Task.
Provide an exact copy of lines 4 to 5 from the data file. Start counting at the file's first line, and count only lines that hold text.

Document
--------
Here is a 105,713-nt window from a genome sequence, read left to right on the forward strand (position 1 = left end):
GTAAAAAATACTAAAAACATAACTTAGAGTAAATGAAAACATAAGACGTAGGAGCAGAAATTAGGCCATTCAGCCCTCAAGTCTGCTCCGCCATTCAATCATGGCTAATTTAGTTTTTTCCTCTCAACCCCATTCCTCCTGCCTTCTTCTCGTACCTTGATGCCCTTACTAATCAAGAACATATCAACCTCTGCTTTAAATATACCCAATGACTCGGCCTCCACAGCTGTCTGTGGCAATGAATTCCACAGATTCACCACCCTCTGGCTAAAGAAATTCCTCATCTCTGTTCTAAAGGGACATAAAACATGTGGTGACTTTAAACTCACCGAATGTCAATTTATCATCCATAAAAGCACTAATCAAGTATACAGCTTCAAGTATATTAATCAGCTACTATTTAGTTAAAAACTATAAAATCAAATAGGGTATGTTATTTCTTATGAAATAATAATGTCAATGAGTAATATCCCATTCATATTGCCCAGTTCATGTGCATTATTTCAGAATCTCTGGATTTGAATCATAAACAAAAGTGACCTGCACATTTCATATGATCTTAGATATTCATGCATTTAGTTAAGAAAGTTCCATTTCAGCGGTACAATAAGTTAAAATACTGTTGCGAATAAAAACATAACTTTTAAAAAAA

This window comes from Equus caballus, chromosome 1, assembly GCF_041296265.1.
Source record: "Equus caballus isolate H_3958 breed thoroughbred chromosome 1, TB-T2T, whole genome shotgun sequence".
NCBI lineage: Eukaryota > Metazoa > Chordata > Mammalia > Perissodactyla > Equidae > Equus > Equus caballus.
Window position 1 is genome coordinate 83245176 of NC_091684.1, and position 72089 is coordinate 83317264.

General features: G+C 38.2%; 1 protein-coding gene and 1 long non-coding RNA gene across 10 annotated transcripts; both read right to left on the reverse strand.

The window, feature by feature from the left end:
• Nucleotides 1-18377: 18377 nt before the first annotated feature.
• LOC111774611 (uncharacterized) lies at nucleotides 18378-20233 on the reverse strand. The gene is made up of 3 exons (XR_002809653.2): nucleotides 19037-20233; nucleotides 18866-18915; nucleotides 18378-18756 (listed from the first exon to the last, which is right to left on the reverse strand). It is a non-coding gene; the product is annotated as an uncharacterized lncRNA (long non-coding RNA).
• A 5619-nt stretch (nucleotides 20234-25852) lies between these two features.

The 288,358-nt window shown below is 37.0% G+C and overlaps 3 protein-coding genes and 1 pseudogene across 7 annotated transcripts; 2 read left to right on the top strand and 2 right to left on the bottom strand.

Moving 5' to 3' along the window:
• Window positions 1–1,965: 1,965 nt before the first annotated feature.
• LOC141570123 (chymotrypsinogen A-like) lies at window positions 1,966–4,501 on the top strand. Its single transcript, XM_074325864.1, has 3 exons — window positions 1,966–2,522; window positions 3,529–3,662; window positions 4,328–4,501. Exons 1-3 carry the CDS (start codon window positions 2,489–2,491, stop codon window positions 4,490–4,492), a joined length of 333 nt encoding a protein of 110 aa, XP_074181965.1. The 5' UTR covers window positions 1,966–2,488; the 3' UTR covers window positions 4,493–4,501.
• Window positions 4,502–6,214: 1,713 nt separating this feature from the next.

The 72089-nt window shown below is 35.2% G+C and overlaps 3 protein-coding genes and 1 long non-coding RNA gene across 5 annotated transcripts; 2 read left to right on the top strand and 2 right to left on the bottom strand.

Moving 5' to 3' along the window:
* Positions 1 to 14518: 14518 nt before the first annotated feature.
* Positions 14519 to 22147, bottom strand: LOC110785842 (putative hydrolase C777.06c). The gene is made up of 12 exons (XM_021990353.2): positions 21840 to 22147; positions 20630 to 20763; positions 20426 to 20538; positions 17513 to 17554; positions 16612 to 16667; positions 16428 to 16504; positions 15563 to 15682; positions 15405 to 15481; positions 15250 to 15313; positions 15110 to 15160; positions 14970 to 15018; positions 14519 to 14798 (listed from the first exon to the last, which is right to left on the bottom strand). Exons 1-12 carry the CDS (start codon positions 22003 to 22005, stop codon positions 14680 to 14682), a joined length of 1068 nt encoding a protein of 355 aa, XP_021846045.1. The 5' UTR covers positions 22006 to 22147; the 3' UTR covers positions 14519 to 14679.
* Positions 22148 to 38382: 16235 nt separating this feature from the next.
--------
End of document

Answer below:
Source record: "Equus caballus isolate H_3958 breed thoroughbred chromosome 1, TB-T2T, whole genome shotgun sequence".
NCBI lineage: Eukaryota > Metazoa > Chordata > Mammalia > Perissodactyla > Equidae > Equus > Equus caballus.